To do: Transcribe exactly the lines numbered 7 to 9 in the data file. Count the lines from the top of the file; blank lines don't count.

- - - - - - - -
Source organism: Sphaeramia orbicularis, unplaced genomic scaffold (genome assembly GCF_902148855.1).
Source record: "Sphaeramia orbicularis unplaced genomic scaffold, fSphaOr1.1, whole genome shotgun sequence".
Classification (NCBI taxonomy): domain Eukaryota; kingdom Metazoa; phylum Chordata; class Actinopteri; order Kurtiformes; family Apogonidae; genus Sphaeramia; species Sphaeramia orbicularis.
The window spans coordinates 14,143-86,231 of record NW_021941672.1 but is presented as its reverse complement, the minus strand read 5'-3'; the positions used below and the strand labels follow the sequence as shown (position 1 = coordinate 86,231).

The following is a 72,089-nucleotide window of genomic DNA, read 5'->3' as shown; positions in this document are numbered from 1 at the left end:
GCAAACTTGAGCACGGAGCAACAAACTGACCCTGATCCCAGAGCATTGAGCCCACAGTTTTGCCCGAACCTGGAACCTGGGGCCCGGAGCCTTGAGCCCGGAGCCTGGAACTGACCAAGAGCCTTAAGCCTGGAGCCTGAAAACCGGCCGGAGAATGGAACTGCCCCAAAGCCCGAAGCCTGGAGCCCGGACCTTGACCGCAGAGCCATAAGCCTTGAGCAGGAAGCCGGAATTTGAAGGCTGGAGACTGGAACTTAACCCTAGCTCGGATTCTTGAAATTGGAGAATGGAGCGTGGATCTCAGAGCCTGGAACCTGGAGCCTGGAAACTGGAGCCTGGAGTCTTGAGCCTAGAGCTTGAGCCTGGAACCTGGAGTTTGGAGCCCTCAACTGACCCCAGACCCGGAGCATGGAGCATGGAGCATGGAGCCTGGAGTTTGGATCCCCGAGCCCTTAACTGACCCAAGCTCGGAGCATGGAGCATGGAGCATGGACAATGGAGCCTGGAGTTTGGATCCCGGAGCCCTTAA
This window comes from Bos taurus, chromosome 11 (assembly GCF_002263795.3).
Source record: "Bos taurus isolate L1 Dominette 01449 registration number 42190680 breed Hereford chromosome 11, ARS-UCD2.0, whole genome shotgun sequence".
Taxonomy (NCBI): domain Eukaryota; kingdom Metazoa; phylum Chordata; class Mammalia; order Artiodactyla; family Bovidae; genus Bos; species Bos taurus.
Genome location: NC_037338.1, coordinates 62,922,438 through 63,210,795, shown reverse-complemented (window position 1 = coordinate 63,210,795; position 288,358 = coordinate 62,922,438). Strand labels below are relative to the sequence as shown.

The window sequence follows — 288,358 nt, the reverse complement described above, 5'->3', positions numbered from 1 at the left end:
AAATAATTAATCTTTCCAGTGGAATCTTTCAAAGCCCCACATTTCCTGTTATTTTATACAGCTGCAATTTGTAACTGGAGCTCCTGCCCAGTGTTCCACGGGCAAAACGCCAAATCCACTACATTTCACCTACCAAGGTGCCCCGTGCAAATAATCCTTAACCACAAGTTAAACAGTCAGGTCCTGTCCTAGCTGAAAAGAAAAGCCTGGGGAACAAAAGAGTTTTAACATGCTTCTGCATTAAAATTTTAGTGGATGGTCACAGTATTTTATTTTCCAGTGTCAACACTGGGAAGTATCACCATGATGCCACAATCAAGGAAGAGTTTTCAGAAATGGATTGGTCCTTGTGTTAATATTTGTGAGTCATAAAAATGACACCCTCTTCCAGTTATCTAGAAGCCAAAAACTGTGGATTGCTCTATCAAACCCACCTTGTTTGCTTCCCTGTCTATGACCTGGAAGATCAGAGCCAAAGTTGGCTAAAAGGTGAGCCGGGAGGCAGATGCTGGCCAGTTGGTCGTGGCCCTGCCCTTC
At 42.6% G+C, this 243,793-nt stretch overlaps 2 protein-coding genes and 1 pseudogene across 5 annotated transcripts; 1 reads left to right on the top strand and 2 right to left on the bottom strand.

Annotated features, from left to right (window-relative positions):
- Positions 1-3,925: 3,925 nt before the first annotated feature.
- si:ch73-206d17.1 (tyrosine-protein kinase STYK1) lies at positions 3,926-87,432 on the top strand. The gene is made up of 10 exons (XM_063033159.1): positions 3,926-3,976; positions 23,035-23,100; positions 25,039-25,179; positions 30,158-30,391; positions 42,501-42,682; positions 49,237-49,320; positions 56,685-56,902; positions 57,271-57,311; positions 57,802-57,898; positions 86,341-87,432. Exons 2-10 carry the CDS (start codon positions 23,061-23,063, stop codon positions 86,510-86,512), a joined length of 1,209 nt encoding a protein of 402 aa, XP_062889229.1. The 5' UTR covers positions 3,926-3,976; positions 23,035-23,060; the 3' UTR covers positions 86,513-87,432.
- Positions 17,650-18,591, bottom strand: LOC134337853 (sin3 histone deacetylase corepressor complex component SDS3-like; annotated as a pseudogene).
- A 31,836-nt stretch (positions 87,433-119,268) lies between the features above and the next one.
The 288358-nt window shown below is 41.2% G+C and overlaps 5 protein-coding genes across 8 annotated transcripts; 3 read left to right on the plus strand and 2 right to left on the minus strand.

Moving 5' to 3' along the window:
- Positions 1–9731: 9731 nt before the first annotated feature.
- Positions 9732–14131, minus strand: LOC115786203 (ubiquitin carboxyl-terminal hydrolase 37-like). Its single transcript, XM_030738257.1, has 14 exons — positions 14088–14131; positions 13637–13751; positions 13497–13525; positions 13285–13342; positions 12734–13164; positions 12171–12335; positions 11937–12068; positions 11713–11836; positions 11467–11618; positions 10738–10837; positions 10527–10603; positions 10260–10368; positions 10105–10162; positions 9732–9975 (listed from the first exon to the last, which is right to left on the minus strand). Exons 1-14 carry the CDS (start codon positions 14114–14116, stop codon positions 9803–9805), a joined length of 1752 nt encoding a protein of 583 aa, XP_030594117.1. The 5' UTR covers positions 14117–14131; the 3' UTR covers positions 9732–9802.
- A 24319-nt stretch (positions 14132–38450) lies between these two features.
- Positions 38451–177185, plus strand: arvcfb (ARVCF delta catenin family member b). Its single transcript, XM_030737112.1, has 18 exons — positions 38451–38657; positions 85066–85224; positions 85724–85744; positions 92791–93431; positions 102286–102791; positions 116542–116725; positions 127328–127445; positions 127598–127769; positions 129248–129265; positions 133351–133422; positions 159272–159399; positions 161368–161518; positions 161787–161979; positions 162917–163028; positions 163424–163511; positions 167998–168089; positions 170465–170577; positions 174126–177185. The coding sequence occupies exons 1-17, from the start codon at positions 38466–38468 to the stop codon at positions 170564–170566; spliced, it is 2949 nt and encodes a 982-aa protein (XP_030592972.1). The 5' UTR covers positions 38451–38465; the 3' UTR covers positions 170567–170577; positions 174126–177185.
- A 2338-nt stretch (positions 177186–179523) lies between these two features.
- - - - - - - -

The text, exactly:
This window comes from Bos taurus, chromosome 11 (assembly GCF_002263795.3).
Source record: "Bos taurus isolate L1 Dominette 01449 registration number 42190680 breed Hereford chromosome 11, ARS-UCD2.0, whole genome shotgun sequence".
Taxonomy (NCBI): domain Eukaryota; kingdom Metazoa; phylum Chordata; class Mammalia; order Artiodactyla; family Bovidae; genus Bos; species Bos taurus.